So as much as I want to throw a little Fuzzbox or Go Go's reference into my thoughts about Buddha Car, the solid debut album from local foursome, Lovely Crash, I'll refrain. Buddha Car (being released by locally-based Tokyo Rose Records) has the rag-tag energy of Garage Rock, with the spike-and-sass kick of old-school Punk/New Wave and more than a little taste of pure Pop sophistication. The music isn't sloppy, but endearingly trashy, mostly relying on classic guitar/bass/drums arrangements.

But it's the band's Technicolor melodies that give Buddha Car gas. Singer/bassist Beth Cheek and singer/guitarist Jen Wesenberg have the kind of harmonic voices that sound like they were born to be put together, like the three singing Beatles (sorry, Ringo). Whether enhancing the lead vocal or building silky, sinuous textures within the backing vocals, the harmonies on the album sparkle. It doesn't hurt that they are built around some equally powerful melodies. The Crashers have those "Pop instincts" music critics always talk about in spades and they spill across the album like an explosion in a neon-colored paint factory.

The moods on the album are equally multihued. "Swamp Thing" has a feisty, come-hither-at-your-own-risk element, the band literally gets its ya-yas out on the addictive, high-kicking "Ya Ya," and "Get Out" is exactly what you think it's about and probably sounds like it, too, with a rousing, Punk Rock chorus ("Get out!").

The band has a "softer" side. "Do I" is a sweet love song -- I was waiting for a bait-and-switch punch line, but the answer to "Do I?" is "I do," and not "Aw, hell naw!" And Lovely Crash, known for their playful, fun live shows, also has a funny side. "Valentine's Day" is an instructional for men on how to shop for the holiday -- "Here what's acceptable for Valentine's Day in a three minute song: Chocolate, Flowers, Lingerie, Jewelry." Apparently, "Stuffed animals suck." Thanks for the tip, Crashers. Not only do they rock, they're educational!

Lovely Crash celebrates the release of their new CD on Saturday at Northside's Gypsy Hut with special guests Magdalena Cruz and Dave Lewis and the Lookout Boys. The band promises a "far-out Eastern theme," so break out your kimono! (myspace.com/lovelycrash)

More Local Notes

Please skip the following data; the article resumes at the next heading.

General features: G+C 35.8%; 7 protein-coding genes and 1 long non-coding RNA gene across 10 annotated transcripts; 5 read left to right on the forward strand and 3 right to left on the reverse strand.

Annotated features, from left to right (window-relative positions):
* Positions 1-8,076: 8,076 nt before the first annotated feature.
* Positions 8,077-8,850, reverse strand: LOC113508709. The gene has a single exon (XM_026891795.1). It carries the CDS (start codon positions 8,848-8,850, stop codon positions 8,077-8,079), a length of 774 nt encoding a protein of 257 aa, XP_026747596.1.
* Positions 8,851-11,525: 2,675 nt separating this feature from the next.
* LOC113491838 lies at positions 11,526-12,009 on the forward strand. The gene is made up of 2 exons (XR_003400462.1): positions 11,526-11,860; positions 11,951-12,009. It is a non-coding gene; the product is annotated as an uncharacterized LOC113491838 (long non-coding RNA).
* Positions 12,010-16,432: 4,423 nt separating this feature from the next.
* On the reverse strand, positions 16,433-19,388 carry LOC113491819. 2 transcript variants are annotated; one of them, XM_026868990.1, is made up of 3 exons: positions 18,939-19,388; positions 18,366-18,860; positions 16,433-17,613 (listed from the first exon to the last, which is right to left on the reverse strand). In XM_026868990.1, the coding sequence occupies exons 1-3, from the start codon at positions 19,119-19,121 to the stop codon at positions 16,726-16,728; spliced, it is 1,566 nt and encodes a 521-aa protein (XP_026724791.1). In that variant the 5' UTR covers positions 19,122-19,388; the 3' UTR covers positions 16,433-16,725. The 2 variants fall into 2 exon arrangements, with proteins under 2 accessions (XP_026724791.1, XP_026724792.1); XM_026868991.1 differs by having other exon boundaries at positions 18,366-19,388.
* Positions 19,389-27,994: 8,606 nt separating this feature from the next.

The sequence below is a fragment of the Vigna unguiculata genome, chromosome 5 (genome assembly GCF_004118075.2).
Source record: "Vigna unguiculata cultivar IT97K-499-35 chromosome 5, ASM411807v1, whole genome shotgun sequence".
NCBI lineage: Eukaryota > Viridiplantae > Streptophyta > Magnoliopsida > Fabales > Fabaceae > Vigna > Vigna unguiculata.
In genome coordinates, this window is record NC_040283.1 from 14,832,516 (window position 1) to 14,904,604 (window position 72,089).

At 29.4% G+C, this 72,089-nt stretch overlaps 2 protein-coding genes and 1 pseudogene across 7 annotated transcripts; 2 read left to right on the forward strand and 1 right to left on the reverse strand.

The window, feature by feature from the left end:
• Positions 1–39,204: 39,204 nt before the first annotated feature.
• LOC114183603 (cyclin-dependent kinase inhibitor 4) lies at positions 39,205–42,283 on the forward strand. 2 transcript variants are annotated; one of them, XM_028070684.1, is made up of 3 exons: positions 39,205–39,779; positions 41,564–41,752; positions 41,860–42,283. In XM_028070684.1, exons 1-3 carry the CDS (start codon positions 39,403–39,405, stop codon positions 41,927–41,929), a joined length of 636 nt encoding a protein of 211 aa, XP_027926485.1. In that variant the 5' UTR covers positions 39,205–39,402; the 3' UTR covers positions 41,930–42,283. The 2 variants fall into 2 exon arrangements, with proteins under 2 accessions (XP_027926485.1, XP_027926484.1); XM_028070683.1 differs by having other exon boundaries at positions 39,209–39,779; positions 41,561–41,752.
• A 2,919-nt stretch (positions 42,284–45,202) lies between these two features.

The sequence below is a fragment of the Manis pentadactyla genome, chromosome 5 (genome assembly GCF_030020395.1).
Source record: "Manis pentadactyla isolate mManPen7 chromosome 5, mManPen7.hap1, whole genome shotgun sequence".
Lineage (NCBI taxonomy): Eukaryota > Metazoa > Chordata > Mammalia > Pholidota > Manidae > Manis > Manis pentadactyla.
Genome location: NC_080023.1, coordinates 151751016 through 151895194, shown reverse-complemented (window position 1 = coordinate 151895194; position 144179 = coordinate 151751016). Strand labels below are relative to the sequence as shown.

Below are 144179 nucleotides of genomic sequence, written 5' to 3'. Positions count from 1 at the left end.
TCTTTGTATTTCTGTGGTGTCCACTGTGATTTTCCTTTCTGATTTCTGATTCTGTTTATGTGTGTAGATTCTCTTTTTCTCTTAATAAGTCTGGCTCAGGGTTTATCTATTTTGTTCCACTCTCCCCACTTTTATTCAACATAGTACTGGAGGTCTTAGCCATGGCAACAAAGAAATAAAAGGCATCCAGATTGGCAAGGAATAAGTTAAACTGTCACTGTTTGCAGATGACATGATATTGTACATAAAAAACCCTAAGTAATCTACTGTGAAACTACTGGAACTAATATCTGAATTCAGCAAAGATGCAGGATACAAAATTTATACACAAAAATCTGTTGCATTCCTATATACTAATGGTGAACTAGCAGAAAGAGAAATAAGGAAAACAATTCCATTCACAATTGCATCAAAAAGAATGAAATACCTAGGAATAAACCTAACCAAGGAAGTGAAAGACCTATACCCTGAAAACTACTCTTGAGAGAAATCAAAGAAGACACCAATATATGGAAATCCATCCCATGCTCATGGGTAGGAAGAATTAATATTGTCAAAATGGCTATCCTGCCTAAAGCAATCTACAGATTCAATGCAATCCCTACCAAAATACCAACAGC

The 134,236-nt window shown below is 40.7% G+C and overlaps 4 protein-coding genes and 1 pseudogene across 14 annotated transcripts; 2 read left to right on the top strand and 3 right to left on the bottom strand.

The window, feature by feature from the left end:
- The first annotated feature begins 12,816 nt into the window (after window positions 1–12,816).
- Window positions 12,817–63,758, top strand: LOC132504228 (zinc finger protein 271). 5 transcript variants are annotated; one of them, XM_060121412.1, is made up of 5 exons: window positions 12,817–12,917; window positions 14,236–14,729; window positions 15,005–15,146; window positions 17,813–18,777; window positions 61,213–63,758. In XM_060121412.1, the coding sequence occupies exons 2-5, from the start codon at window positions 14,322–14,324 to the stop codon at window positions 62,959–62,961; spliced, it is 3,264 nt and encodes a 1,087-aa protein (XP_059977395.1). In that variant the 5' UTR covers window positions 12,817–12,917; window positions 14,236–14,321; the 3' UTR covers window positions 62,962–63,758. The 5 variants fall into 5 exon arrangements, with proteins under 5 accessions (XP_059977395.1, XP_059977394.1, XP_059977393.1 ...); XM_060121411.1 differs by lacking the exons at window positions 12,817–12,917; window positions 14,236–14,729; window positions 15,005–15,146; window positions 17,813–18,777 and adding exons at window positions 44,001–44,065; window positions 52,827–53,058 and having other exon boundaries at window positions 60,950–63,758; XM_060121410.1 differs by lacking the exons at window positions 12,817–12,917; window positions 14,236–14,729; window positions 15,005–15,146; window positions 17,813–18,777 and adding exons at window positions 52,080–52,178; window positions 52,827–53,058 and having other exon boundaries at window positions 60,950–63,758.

· Friends, fans and family are gathering this Sunday at the Southgate House for a memorial concert in honor of late local musician Mark Chenault. The charismatic artist -- who was in bands dating back to the '70s, from New Wave renegades Perfect Jewish Couple to '90s Funk kings SHAG -- passed away on April 21 from cancer. All proceeds from the event go to the Multiple Myeloma Research Foundation. The performers on the bill have some connection with Chenault, having either played with or shared a stage with him in some capacity (some acts are reunited just for the show). The 6 p.m. memorial is sure to be more celebratory than mournful, with performances from Dennis the Menace, the Balance Allstars, Nervous Pioneers, Wolverton Brothers, Fairmount Girls, Heavy Weather and many others.

· Following up their widely-lauded 2005 full-length, The Burden of Sin, Pain Link -- one of the finest Metal bands to come out Greater Cincinnati in the past decade -- has a new EP ready for release this weekend. The band celebrates the birth of the new disc, the four-song Uncivil Servant, Saturday at the Mad Hatter in Covington. Seven Orchids, Very Bad Things, Behead the Tyrant and NOA open the all-ages, 8 p.m. show. The band also appears on the "Metal Attack" radio show on WAIF (88.3 FM) this Friday at 3 p.m.; you can listen online at waif883.org. (painlink.net)

· Indie faves mallory are finally making their live return Friday night at the Southgate House. The band -- who were nominated for several Cincinnati Entertainment Awards and opened for bands like Interpol and Clinic before they seemingly disappeared -- says they "never stopped playing, just stopped playing out." The group's anticipated return after a three-year absence will feature new songs and old. Other bands on the bill: Buffalo Killers, The Invitational and The Sundresses. (myspace.com/mallorysounds)



CONTACT MIKE BREEN: mbreen(at)citybeat.com.